The bass drum, which is also known as the kick drum, is the largest instrument on the drum kit. It can come in a variety of different sizes, most commonly between 18”-24” in diameter.
It provides the majority of the low-frequency punch and, combined with the snare drum, is integral in playing drum grooves (also known as drum beats) on the kit.
The bass drum is played using a bass drum pedal. Which attaches to the rim of the batter side (playing side) of the bass drum itself.
Note: The batter side is usually the side that doesn’t have the drum kit logo printed on it.
The bass drum foot pedal is essentially a sprung lever, that when pressed with the foot, accelerates a felt beater that strikes the drum.
The bass drum has two fold-out ‘spurs’ that stop it from moving when you’re playing.
The snare drum is another drum that is essential for playing drum grooves.
The snare drum has been around for over 500 years and was originally used in the military to give orders to troops over long distances. It then became prevalent in marching bands and orchestras, to then be finally requisitioned for the drum set in the early 1900s.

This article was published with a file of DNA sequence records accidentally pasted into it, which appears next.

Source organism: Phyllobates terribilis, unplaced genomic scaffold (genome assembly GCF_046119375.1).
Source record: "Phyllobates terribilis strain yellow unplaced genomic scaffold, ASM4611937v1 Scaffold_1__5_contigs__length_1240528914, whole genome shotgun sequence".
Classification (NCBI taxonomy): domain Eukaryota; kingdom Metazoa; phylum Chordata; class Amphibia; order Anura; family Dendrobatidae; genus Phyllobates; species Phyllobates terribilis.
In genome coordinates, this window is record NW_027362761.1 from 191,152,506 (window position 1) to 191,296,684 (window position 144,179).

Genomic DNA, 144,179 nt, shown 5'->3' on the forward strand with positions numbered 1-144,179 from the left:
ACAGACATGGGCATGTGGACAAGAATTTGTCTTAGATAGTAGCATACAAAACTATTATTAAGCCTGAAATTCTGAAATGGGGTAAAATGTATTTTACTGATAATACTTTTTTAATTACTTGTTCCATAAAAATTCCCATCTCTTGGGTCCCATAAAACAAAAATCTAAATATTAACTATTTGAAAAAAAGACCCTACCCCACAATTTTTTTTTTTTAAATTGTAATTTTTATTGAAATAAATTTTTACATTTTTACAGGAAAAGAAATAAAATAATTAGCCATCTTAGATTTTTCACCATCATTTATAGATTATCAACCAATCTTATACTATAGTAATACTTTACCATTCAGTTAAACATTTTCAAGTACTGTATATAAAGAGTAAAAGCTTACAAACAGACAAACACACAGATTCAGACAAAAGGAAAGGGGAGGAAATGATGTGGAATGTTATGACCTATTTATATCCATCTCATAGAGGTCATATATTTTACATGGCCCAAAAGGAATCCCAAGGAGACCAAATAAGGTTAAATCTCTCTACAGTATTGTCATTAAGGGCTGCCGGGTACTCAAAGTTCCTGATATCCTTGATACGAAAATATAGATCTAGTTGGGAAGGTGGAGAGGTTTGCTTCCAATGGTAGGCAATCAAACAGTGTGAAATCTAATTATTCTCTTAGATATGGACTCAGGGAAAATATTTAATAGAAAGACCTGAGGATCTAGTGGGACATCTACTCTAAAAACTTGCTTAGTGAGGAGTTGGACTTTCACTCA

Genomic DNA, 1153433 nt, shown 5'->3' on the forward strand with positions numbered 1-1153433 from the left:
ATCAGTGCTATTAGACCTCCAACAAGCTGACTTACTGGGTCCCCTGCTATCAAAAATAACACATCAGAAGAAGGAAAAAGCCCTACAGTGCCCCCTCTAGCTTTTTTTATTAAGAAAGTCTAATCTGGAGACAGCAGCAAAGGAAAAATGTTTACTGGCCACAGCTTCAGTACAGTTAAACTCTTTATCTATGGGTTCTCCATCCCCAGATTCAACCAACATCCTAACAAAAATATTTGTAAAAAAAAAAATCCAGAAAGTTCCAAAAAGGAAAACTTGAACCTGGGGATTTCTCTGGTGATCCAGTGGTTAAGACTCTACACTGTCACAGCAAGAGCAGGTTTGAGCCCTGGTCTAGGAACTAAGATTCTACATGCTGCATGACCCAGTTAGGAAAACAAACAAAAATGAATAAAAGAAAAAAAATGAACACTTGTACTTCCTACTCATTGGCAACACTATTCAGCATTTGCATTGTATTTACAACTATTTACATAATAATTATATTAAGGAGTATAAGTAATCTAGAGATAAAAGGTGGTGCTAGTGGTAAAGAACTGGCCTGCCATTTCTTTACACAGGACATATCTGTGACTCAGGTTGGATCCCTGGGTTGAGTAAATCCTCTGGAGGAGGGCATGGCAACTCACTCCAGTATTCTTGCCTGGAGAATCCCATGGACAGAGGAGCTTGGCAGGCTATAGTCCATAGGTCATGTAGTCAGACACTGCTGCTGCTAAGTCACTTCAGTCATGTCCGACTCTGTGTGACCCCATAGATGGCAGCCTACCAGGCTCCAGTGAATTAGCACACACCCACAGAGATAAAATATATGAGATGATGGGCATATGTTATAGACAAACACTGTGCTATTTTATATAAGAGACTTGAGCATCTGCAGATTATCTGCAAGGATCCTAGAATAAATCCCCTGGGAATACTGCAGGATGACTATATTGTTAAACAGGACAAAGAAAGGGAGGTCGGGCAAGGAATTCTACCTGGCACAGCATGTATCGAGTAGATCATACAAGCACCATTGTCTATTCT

It gets its name from the beaded snare ‘wires’ that are stretched across the underside of the drum.
These snare wires give the drum its military-style, creating a snappy sound that’s used to form what’s called the ‘backbeat’ in most modern musical styles.
Snare drums have a ‘snare-strainer’ that allows adjustments in the snare wire tension as well as the ability to disengage the snares altogether, which creates a more open ‘tom’ like sound.
The snare drum sits between the drummers’ legs on a specially designed snare stand, that has a three-pronged basket that cradles the drum.
Toms (also known as Tom toms) are additional drums that are arranged, usually from small to large, around the drum kit.
The higher-pitched toms that are usually mounted on top of the bass drum are called rack toms, whereas the larger toms that sit on the ground are called floor toms.
Tom drums originated as ceremonial drums that were imported to America from China and Japan in the early 1900s. They were then utilized by drum set percussionists to add textures more tonal textures to their sound.